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August 14, 2013 | Fiction

Contact

Glen Pourciau

Contact photo

I don’t know why, but until I went to her door our neighbor Marie hadn’t spoken to me in more than a year.  I usually only see her in passing, but when I do she keeps her head low and doesn’t look at me.  If I say hello she ignores me.   My wife, Rose, claims Marie sometimes speaks to her but doesn’t say much, small talk, nothing more.  Marie’s husband, Harris, has remained as friendly as ever.

A couple of Sunday mornings ago I went out for my run and noticed a couple of newspapers in their front yard.  I thought they must be out of town and either forgot or didn’t bother to stop the paper.  I jogged to the papers, picked them up and carried them to the porch.  I put the papers behind the flowerpot in the corner, neighborly thing to do.  Their house has two narrow vertical windows on each side of the front door, just like ours, and as I looked up I saw Marie about twenty feet ahead, apparently walking from the kitchen to the den or the bedroom.  She saw me looking in and stopped.  There I was, staring at her in my singlet and running shorts.  I resisted an impulse to turn away and instead knocked on the door with the idea of giving her an explanation.  She didn’t react but continued watching me.  Did she fear what I’d do or say, did it bother her that a person she didn’t want to speak to in the first place was knocking on her door?  Were my legs, shoulders, and armpits more than she wanted to be faced with?  I knocked again and saw her start toward me, muttering to herself.  She turned three bolt locks, high, low, and middle, swung the door open and glared at me.  May I help you? she said, but I could tell she didn’t want to help me at all.  I told her about the papers and pointed at them.  Both of those papers were delivered this morning, she said, and it’s only half past nine.  One we only get on Sunday.  Are we obligated to bring them in before a certain time?  I saw no need to answer her question.  I wondered if Harris might appear behind her and ask what the conversation was about.  But I didn’t see or hear him and I guessed he wasn’t there.  Is that all? she asked.  She looked me up and down with suspicion, but something more was in her look.  I thought she wanted to hit me or grab my balls and give them a yank.  I almost groaned out loud imagining she wouldn’t let go.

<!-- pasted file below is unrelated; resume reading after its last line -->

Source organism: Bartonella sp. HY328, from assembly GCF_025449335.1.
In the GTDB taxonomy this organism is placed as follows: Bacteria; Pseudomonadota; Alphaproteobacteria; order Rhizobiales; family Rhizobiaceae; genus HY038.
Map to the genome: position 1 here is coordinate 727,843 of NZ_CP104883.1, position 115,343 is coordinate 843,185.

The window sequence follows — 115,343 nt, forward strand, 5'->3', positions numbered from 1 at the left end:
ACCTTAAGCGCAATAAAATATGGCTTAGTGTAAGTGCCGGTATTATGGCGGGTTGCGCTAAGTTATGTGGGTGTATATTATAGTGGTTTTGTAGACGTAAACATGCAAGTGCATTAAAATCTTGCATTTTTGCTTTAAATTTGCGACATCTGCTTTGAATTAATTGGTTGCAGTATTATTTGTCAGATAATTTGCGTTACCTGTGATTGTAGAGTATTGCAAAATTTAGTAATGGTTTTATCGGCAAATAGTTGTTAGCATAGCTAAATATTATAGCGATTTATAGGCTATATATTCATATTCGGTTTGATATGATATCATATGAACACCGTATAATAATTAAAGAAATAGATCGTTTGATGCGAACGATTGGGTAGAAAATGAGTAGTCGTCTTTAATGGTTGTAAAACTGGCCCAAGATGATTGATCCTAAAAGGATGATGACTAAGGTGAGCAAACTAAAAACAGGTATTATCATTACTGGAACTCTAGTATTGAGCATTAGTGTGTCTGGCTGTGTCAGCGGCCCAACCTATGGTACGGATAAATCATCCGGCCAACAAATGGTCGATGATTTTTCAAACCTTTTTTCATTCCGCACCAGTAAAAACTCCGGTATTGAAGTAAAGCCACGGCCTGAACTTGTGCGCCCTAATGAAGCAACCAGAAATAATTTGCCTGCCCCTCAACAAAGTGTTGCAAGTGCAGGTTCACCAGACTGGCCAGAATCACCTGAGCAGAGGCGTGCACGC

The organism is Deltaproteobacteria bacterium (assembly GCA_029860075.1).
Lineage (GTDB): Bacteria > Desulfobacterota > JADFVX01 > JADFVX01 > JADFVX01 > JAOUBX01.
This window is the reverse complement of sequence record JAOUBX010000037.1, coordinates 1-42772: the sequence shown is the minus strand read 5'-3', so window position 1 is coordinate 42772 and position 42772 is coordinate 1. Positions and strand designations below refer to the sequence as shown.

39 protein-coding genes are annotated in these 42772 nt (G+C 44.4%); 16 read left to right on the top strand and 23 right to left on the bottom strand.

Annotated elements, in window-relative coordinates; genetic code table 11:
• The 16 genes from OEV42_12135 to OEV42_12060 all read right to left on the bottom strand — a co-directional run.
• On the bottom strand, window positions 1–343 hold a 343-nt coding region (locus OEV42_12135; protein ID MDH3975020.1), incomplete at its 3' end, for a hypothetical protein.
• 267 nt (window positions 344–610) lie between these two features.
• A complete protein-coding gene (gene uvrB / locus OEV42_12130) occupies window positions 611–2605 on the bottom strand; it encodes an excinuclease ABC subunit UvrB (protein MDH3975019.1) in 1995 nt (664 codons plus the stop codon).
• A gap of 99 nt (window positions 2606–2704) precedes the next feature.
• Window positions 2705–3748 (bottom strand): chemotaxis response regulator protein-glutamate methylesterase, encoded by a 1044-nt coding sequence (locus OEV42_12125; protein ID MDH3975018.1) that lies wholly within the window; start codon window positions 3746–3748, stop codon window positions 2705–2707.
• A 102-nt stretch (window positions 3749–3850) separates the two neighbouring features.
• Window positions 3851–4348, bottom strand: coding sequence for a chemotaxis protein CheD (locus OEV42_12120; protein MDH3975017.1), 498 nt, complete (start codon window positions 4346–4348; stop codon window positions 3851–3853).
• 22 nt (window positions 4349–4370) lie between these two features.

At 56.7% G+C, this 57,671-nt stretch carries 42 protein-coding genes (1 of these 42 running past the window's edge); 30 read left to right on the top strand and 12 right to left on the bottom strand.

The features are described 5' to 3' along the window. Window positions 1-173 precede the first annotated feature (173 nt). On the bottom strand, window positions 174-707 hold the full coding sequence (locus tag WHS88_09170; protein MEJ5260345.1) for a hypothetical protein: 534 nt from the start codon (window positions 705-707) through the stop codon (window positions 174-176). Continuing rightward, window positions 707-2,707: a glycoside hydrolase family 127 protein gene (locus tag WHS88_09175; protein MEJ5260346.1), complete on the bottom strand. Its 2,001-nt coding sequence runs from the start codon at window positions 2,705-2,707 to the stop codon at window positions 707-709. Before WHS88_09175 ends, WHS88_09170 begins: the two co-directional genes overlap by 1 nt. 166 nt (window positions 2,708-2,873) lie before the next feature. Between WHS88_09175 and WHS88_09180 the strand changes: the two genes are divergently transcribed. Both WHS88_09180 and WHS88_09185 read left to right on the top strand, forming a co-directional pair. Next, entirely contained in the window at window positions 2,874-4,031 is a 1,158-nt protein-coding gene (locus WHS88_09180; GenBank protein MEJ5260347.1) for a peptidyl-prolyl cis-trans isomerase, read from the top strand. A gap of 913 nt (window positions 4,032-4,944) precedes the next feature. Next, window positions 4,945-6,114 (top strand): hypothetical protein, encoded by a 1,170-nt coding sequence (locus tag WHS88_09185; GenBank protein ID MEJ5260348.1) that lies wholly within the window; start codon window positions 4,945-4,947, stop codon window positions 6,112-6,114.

I ran away from her.  I headed up the street, afraid to look back in case she might still be watching me, but after less than a block, head and stomach grinding, I reversed course and went home.  Rose wanted to know why I’d come back so soon, and I filled her in about the newspapers and talking to Marie at her door.

You told her the reason, Rose said. That’s all you could do.

I don’t know if she believed me.

Why wouldn’t she?

I have a feeling this is not over, I said.

Nothing happened until the next Sunday.  I’d just gotten up, on my way to the kitchen, teeth freshly brushed, free day ahead, time with the paper, maybe a movie, Rose out of town on business, freedom to talk out loud to the traffic in my head, freedom to sit in my chair and cry, no explanations or answers due to anyone, little or no direct human contact--but wait.  There she was, Marie dressed in running clothes, red shorts, hair in an arching ponytail, peering through the vertical window next to the front door, holding my newspaper up for me to see, not smiling, daring me to come for it, light rain falling behind her.  It took me a minute to kick into gear, to process her appearance.  I knew she’d think I was a coward if I didn’t open the door, but what in the world would she say, what ideas were jerking her around?